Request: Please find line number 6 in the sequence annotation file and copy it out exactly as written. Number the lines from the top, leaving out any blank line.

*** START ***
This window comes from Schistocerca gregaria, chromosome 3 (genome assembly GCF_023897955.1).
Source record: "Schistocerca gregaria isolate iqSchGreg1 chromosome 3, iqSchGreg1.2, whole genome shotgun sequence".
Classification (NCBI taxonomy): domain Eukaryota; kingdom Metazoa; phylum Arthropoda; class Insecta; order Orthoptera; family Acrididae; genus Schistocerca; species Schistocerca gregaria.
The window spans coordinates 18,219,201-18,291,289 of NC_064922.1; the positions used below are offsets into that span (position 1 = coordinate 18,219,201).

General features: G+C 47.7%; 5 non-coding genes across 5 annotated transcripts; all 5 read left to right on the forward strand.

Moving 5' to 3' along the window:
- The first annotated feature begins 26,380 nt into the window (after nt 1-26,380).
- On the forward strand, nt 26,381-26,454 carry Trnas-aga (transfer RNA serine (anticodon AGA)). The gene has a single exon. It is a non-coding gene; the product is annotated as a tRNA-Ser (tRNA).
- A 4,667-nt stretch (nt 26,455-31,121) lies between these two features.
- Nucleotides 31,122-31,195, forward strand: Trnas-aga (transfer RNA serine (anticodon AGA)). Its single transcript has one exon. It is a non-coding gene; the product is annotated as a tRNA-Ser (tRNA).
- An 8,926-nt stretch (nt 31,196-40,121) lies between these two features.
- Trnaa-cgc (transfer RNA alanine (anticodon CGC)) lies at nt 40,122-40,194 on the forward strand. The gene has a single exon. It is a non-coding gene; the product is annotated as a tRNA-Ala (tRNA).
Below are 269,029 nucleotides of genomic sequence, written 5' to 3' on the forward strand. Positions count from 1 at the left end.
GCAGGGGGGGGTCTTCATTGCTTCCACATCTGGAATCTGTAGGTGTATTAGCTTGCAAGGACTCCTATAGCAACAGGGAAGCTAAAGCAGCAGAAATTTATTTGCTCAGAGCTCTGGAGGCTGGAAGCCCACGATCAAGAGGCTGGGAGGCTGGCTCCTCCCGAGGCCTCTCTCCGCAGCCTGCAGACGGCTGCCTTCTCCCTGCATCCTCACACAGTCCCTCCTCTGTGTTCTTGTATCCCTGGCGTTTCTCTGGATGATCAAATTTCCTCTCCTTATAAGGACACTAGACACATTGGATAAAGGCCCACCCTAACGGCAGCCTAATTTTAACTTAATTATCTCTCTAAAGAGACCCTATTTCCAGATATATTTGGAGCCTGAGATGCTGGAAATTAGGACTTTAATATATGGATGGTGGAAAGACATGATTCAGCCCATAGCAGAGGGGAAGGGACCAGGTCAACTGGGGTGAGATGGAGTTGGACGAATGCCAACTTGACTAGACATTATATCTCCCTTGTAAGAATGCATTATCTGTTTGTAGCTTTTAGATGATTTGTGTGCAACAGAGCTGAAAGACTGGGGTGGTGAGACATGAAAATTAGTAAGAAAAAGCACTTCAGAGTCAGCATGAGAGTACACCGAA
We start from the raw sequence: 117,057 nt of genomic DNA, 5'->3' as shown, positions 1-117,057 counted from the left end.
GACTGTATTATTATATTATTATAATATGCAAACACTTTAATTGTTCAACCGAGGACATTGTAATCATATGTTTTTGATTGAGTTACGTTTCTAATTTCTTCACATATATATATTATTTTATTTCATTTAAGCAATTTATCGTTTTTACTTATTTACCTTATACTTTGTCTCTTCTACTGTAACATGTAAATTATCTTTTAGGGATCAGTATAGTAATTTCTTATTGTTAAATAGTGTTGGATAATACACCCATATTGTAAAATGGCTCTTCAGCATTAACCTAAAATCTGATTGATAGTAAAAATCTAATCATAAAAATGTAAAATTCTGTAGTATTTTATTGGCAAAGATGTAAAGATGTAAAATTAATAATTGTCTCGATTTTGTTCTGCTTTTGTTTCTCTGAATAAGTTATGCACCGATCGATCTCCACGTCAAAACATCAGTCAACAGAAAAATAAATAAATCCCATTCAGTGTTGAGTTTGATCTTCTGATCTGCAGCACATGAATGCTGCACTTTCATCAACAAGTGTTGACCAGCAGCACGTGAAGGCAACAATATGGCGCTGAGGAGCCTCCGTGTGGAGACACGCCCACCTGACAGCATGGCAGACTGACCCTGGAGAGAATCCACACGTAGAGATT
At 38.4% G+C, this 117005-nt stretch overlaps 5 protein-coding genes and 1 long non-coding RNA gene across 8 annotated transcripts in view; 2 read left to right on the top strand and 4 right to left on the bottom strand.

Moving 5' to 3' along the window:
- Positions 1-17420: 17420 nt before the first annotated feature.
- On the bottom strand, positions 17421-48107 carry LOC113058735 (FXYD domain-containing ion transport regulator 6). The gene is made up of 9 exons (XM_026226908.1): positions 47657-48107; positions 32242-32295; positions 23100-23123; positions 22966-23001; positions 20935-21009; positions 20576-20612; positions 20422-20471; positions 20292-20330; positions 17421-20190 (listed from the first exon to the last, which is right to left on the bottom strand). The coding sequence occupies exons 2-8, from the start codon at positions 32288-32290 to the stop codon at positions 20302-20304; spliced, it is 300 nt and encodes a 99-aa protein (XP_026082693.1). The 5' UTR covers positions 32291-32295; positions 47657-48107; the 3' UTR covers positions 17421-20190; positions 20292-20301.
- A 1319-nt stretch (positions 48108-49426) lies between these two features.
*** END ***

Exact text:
Moving 5' to 3' along the window: